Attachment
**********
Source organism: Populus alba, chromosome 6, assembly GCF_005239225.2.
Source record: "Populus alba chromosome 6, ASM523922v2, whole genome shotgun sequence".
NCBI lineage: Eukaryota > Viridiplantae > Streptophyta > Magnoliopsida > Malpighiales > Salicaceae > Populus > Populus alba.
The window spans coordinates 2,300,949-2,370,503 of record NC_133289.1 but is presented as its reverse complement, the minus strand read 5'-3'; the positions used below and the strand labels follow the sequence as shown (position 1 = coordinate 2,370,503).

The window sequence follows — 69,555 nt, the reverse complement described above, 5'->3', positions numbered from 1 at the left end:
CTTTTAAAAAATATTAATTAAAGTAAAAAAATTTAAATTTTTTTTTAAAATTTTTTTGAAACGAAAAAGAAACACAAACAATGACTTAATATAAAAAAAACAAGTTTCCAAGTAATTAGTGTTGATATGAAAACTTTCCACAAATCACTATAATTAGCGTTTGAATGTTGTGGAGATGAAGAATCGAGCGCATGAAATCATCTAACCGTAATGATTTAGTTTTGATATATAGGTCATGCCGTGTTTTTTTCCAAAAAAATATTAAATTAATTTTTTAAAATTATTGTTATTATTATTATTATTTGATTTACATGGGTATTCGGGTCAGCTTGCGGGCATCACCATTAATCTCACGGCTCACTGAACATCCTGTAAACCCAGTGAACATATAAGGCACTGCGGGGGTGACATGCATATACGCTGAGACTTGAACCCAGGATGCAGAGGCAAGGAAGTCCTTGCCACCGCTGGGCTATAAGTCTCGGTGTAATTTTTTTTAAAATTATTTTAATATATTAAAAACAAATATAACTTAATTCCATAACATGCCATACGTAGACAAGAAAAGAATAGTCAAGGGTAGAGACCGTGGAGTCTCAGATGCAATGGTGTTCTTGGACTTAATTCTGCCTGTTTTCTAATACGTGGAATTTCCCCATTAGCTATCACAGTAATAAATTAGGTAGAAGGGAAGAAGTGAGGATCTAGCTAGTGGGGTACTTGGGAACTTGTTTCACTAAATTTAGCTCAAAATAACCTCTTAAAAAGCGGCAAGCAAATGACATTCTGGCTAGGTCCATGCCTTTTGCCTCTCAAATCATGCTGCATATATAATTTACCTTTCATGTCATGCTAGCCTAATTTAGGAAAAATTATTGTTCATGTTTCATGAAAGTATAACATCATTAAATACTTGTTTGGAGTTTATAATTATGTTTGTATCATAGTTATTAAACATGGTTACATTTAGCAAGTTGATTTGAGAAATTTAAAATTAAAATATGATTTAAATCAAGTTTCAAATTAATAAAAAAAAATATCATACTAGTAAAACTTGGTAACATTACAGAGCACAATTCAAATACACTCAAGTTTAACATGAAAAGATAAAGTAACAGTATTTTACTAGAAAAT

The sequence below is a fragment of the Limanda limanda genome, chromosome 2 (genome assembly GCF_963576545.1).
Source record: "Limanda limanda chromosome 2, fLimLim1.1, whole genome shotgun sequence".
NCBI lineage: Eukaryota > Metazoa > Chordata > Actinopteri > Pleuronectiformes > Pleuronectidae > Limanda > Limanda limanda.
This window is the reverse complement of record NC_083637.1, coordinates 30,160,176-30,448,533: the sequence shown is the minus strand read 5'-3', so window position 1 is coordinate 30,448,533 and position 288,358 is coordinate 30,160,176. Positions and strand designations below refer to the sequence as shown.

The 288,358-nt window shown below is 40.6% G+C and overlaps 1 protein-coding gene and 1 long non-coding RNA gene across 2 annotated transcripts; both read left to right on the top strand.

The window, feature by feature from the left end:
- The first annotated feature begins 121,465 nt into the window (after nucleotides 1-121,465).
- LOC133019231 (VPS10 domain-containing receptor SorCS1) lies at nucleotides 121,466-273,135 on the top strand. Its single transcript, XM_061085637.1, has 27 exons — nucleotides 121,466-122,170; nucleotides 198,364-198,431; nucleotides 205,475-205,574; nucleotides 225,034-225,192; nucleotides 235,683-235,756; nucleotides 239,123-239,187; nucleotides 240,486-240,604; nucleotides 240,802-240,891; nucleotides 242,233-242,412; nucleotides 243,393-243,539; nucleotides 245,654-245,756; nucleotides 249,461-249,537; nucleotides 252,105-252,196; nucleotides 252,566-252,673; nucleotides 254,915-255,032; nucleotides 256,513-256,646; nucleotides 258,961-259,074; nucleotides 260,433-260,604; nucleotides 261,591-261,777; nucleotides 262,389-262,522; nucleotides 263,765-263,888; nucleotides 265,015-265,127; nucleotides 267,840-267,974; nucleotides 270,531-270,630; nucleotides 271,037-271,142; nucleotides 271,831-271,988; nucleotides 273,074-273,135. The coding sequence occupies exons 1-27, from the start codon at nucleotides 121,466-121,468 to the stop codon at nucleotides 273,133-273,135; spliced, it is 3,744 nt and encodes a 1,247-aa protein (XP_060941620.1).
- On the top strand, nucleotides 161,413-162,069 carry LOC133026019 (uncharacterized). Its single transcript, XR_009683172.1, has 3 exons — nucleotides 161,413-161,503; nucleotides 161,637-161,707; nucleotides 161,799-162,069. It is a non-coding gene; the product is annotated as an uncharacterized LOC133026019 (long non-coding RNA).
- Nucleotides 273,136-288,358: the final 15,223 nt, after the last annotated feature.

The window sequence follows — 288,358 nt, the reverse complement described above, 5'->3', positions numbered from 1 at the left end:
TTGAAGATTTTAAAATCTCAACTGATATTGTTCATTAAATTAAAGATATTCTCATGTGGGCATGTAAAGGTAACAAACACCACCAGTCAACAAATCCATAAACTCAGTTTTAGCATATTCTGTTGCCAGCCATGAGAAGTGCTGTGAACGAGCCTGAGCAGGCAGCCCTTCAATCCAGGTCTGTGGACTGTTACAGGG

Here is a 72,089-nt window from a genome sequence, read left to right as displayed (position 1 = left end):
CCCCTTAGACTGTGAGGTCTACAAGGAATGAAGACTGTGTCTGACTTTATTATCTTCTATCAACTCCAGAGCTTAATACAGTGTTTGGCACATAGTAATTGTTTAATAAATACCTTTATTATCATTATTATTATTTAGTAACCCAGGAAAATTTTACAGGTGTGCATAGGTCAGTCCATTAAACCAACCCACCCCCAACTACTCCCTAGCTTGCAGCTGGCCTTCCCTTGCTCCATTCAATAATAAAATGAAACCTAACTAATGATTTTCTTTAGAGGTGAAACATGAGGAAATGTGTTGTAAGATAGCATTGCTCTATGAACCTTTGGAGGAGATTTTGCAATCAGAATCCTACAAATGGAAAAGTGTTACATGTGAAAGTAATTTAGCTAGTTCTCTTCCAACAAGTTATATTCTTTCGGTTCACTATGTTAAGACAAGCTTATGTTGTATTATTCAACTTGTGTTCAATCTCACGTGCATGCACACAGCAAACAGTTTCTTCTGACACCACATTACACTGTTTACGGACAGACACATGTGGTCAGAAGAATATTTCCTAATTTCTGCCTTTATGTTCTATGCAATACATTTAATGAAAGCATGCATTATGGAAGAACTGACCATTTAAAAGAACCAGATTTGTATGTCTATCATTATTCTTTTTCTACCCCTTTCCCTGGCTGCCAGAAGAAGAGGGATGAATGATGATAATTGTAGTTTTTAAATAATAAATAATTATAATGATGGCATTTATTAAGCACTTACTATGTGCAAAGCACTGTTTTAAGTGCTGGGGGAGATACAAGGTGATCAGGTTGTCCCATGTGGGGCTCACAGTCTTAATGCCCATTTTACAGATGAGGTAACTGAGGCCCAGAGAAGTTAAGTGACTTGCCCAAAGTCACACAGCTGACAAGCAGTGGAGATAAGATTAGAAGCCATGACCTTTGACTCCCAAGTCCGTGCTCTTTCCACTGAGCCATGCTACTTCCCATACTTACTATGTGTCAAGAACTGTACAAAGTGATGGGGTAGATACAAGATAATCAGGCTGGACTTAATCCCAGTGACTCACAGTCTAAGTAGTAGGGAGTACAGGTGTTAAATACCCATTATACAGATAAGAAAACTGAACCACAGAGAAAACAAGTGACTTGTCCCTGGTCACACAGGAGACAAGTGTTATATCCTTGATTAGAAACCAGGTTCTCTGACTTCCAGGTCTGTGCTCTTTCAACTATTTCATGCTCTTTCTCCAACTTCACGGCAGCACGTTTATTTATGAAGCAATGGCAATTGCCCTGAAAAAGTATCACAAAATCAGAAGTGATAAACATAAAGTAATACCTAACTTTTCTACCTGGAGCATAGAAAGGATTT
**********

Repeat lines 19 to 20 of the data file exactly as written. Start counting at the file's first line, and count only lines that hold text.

Here is a 72,089-nt window from a genome sequence, read left to right as displayed (position 1 = left end):
CCCCTTAGACTGTGAGGTCTACAAGGAATGAAGACTGTGTCTGACTTTATTATCTTCTATCAACTCCAGAGCTTAATACAGTGTTTGGCACATAGTAATTGTTTAATAAATACCTTTATTATCATTATTATTATTTAGTAACCCAGGAAAATTTTACAGGTGTGCATAGGTCAGTCCATTAAACCAACCCACCCCCAACTACTCCCTAGCTTGCAGCTGGCCTTCCCTTGCTCCATTCAATAATAAAATGAAACCTAACTAATGATTTTCTTTAGAGGTGAAACATGAGGAAATGTGTTGTAAGATAGCATTGCTCTATGAACCTTTGGAGGAGATTTTGCAATCAGAATCCTACAAATGGAAAAGTGTTACATGTGAAAGTAATTTAGCTAGTTCTCTTCCAACAAGTTATATTCTTTCGGTTCACTATGTTAAGACAAGCTTATGTTGTATTATTCAACTTGTGTTCAATCTCACGTGCATGCACACAGCAAACAGTTTCTTCTGACACCACATTACACTGTTTACGGACAGACACATGTGGTCAGAAGAATATTTCCTAATTTCTGCCTTTATGTTCTATGCAATACATTTAATGAAAGCATGCATTATGGAAGAACTGACCATTTAAAAGAACCAGATTTGTATGTCTATCATTATTCTTTTTCTACCCCTTTCCCTGGCTGCCAGAAGAAGAGGGATGAATGATGATAATTGTAGTTTTTAAATAATAAATAATTATAATGATGGCATTTATTAAGCACTTACTATGTGCAAAGCACTGTTTTAAGTGCTGGGGGAGATACAAGGTGATCAGGTTGTCCCATGTGGGGCTCACAGTCTTAATGCCCATTTTACAGATGAGGTAACTGAGGCCCAGAGAAGTTAAGTGACTTGCCCAAAGTCACACAGCTGACAAGCAGTGGAGATAAGATTAGAAGCCATGACCTTTGACTCCCAAGTCCGTGCTCTTTCCACTGAGCCATGCTACTTCCCATACTTACTATGTGTCAAGAACTGTACAAAGTGATGGGGTAGATACAAGATAATCAGGCTGGACTTAATCCCAGTGACTCACAGTCTAAGTAGTAGGGAGTACAGGTGTTAAATACCCATTATACAGATAAGAAAACTGAACCACAGAGAAAACAAGTGACTTGTCCCTGGTCACACAGGAGACAAGTGTTATATCCTTGATTAGAAACCAGGTTCTCTGACTTCCAGGTCTGTGCTCTTTCAACTATTTCATGCTCTTTCTCCAACTTCACGGCAGCACGTTTATTTATGAAGCAATGGCAATTGCCCTGAAAAAGTATCACAAAATCAGAAGTGATAAACATAAAGTAATACCTAACTTTTCTACCTGGAGCATAGAAAGGATTT